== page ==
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Latest Brickhouse proposal pays tribute to Hogan’s Alley

The proposal for a mixed-use development on the site of the Brickhouse bar at Main and Union is back, but reduced by four floors.

The height has been reduced from 150 ft. to 114 ft. (11 storeys), and the number of strata units reduced from 99 to 75. The architect remains the same, Studio One Architecture.

728-796 Main Street rendering rear
Rendering showing Union Street and laneway entrance. Credit: Studio One Architecture
728-796 Main Street Union Street rendering
View of Union Street frontage. Credit: Studio One Architecture
728-796 Main Street current condition
Current condition. Credit: Studio One Architecture
728-796 Main Street northeast rendering
View looking northeast. Credit: Studio One Architecture

There will be 19 units of social housing on levels two and three, and the social housing indoor and outdoor amenity spaces have been expanded, although the project still has a so-called “poor door” — a separate entrance and lobby for social housing residents from the strata residents.

Over 30 per cent of the strata units will be two bedrooms or larger.

Built like a Brickhouse

Most Vancouverites know the project site as the location of the Brickhouse, an iconic bar on Main Street. The building was built at the turn of the century, and renovated in the mid-1960s. It has served as a popular watering hole for decades. Although it will be demolished, the developer plans to save elements of the façade and incorporate them into the design of the new ground floor retail units.

Brickhouse Main Street demolished
Elements of the façade of the Brickhouse bar will be incorporated into the new design. Credit: Studio One Architecture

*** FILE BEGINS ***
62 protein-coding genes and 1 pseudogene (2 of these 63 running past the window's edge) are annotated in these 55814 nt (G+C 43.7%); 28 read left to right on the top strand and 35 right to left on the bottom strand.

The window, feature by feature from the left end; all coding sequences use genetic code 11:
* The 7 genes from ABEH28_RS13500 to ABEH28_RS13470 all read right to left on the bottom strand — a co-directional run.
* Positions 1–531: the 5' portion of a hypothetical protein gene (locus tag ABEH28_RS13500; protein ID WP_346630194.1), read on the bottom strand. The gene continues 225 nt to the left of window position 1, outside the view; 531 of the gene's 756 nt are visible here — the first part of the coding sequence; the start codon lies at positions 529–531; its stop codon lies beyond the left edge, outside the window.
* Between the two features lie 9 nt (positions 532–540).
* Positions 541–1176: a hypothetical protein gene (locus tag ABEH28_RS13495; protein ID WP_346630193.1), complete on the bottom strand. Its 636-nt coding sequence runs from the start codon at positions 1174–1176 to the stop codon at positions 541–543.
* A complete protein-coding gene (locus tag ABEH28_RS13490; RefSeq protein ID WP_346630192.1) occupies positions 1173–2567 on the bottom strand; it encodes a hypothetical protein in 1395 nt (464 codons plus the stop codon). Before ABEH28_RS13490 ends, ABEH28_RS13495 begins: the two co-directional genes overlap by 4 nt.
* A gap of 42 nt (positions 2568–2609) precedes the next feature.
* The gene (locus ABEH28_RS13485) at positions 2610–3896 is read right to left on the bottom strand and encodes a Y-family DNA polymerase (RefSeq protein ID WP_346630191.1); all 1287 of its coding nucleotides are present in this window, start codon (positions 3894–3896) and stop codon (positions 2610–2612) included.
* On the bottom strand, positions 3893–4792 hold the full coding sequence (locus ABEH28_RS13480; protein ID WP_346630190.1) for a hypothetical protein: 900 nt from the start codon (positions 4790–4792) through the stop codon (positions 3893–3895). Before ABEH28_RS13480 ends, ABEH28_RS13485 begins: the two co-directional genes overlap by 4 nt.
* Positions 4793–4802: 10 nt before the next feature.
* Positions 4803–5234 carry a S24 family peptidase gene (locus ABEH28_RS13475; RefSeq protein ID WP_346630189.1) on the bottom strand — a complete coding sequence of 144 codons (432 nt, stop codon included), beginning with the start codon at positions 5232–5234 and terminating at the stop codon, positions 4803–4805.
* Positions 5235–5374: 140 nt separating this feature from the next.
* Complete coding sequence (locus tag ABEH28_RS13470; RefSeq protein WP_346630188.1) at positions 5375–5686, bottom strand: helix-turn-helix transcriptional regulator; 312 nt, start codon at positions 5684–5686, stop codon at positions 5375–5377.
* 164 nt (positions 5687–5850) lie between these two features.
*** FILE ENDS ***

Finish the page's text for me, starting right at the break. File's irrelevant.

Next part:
Tribute to Hogan’s Alley planned

The development site was part of Hogan’s Alley, a popular neighbourhood for Black Canadians at the turn of the century, many of whom worked as porters at the nearby Great Northern Railway Station at Terminal and Main.

At its height in the 1940s, the black population in Strathcona was approximately 800, according to Heritage Vancouver.

In the 1960s, much of the neighbourhood was demolished to make way for the Georgia Street viaduct project, which was meant to be the first phase of a freeway network connecting Highway 1 to downtown Vancouver. The project was never completed due to massive community protests led by Chinatown and Strathcona residents.

Part of the development site, now a parking lot, was once home to Vie’s Chicken and Steak House, as explained in this video from Black Strathcona.

It’s well known that the grandmother of musician Jimi Hendrix — Nora Hendrix — worked at Vie’s Chicken and Steak House for many years.

207 Union Street Jimi Hendrix shrine
The Jimi Hendrix shrine existing on the site. Credit: Studio One Architecture

Because of this, a small building on the development site has served as an unofficial Jimi Hendrix Shrine for decades.

The small building will be demolished to make way for the development, but elements of its façade will be incorporated into the new building, on the corner of Union Street and the laneway.

Hogan's Alley tribute
A tribute to Hogan’s Alley that will be incorporated into the new development.
Hogan's Alley tribute
A tribute to Hogan’s Alley that will be incorporated into the new development.

Overall, the project will include four levels of underground parking with 67 parking space and 195 bicycle spaces.

A community open house will be held from 4:30 p.m. to 7:00 p.m. on Wednesday, October 30, 2019 at the Chinese Cultural Centre’s Multi-Purpose Hall, 50 East Hastings Street, Vancouver.

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